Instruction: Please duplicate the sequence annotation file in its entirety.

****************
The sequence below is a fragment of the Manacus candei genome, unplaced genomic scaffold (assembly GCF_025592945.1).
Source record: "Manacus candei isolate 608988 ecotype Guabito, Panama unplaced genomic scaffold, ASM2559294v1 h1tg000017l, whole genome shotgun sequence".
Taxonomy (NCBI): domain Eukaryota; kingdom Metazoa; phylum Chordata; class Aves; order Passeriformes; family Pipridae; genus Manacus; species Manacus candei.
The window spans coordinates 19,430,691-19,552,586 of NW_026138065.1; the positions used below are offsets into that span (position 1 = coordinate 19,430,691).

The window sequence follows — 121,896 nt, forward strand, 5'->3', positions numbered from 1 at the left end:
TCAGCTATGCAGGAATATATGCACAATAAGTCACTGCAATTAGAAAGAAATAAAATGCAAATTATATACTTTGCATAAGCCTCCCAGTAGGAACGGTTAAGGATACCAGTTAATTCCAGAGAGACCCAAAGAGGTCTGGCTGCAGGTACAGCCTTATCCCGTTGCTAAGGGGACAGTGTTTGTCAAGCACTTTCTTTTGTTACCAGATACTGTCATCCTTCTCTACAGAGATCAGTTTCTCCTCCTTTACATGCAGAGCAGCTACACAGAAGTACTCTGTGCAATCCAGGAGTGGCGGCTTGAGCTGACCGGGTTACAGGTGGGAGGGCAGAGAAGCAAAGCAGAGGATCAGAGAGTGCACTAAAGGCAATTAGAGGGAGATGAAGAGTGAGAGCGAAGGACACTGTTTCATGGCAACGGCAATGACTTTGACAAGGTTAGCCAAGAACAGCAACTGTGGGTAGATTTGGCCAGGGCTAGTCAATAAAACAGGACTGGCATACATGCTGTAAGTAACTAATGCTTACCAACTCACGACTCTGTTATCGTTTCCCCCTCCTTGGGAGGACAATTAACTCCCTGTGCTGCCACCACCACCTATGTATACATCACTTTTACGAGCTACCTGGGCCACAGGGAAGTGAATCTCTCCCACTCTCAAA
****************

The sequence below is a fragment of the Manacus candei genome, unplaced genomic scaffold (assembly GCF_025592945.1).
Source record: "Manacus candei isolate 608988 ecotype Guabito, Panama unplaced genomic scaffold, ASM2559294v1 h1tg000017l, whole genome shotgun sequence".
Taxonomy (NCBI): domain Eukaryota; kingdom Metazoa; phylum Chordata; class Aves; order Passeriformes; family Pipridae; genus Manacus; species Manacus candei.
The window spans coordinates 19,430,691-19,552,586 of NW_026138065.1; the positions used below are offsets into that span (position 1 = coordinate 19,430,691).

The window sequence follows — 121,896 nt, forward strand, 5'->3', positions numbered from 1 at the left end:
TCAGCTATGCAGGAATATATGCACAATAAGTCACTGCAATTAGAAAGAAATAAAATGCAAATTATATACTTTGCATAAGCCTCCCAGTAGGAACGGTTAAGGATACCAGTTAATTCCAGAGAGACCCAAAGAGGTCTGGCTGCAGGTACAGCCTTATCCCGTTGCTAAGGGGACAGTGTTTGTCAAGCACTTTCTTTTGTTACCAGATACTGTCATCCTTCTCTACAGAGATCAGTTTCTCCTCCTTTACATGCAGAGCAGCTACACAGAAGTACTCTGTGCAATCCAGGAGTGGCGGCTTGAGCTGACCGGGTTACAGGTGGGAGGGCAGAGAAGCAAAGCAGAGGATCAGAGAGTGCACTAAAGGCAATTAGAGGGAGATGAAGAGTGAGAGCGAAGGACACTGTTTCATGGCAACGGCAATGACTTTGACAAGGTTAGCCAAGAACAGCAACTGTGGGTAGATTTGGCCAGGGCTAGTCAATAAAACAGGACTGGCATACATGCTGTAAGTAACTAATGCTTACCAACTCACGACTCTGTTATCGTTTCCCCCTCCTTGGGAGGACAATTAACTCCCTGTGCTGCCACCACCACCTATGTATACATCACTTTTACGAGCTACCTGGGCCACAGGGAAGTGAATCTCTCCCACTCTCAAA